FIG. 3 shows another example for the application of the present method in projection images that represent the projection of a three-dimensional region of interest onto a corresponding image plane. One example of such a projection is the MIP presentation of vessels of the human body. FIG. 3 shows a patient 1 from whom three-dimensional volume data are acquired from an examination volume 2 that simultaneously represents the region of interest (RoI). A projection image is to be produced from these 3D volume data, this projection image corresponding to a projection of this volume 2 onto an image plane 5 that simultaneously represents the reference plane for the present method. After the calculation of the grayscale image by means of a suitable projection method that projects this volume region onto the image plane 5, the distance of the underlying point or voxel of the examination volume 2 from the reference plane 5 is identified for each picture element of the grayscale image. The distance is also indicated with the double arrow in this illustration. A color-coded distance image that is overlaid on the grayscale image for the presentation of the projection image is produced from this depth information. The viewer now can directly recognize the vessels visible on the basis of the grayscale image as well as their spacing relative to the reference plane 5 or image plane directly from the image on the basis of the color. This enables a direct recognition of covering or masking of individual vessels and their sequence. Which vessel lies in front and which vessel lies behind is immediately clear as a result of the color coding.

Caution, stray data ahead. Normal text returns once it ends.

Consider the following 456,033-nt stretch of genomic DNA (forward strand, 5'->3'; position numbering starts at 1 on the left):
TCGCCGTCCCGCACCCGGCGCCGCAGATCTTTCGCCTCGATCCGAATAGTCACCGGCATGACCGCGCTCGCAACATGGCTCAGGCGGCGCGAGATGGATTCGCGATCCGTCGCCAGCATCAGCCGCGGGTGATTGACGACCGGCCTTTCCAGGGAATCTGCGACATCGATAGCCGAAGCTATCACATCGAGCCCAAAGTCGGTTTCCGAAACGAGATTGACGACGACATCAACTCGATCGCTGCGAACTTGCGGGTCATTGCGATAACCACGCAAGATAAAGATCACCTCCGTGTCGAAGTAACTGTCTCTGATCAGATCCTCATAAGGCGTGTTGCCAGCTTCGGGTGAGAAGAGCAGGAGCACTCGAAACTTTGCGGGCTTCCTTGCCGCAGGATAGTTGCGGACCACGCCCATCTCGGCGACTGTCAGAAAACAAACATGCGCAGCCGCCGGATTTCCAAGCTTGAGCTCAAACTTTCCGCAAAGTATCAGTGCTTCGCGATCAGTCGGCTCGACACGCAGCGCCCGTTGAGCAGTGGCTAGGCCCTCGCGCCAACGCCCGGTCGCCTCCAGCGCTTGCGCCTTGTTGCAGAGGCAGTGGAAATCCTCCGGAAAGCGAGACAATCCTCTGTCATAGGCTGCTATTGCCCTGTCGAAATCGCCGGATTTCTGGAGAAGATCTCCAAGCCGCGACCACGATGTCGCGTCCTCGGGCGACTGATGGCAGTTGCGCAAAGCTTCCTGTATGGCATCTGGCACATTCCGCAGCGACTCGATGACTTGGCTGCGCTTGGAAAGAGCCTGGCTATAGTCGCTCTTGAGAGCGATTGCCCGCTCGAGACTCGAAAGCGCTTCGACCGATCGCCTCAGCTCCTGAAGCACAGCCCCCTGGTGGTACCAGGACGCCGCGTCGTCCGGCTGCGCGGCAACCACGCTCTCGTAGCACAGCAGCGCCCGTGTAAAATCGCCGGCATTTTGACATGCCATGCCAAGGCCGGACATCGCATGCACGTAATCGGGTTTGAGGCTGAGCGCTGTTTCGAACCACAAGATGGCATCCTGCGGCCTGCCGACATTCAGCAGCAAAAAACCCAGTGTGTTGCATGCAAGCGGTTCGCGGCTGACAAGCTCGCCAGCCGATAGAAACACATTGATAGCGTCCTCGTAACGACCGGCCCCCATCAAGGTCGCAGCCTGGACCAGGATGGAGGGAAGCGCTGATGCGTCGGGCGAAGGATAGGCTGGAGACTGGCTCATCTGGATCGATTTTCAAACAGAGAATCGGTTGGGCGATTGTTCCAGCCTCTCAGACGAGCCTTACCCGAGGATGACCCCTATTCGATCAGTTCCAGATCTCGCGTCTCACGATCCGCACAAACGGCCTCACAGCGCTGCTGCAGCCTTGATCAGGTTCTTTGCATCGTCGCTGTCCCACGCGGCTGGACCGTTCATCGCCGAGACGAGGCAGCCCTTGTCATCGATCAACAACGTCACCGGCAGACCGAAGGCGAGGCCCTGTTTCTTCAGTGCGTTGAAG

Of course, known, standardized color scales such as, for example, the glow scale, or spatially designed color scales can be utilized for the color coding. The method is particularly suited for 3D volume data of imaging methods of medical technology such as, for example, MR or CT volume data. Of course, the present method also can be utilized in other fields of technology, for example in materials' testing, wherein it is desirable to produce projection images that contain depth information.
 Although modifications and changes may be suggested by those skilled in the art, it is the intention of the inventor to embody within the patent warranted hereon all changes and modifications as reasonably and properly come within the scope of his contribution to the art.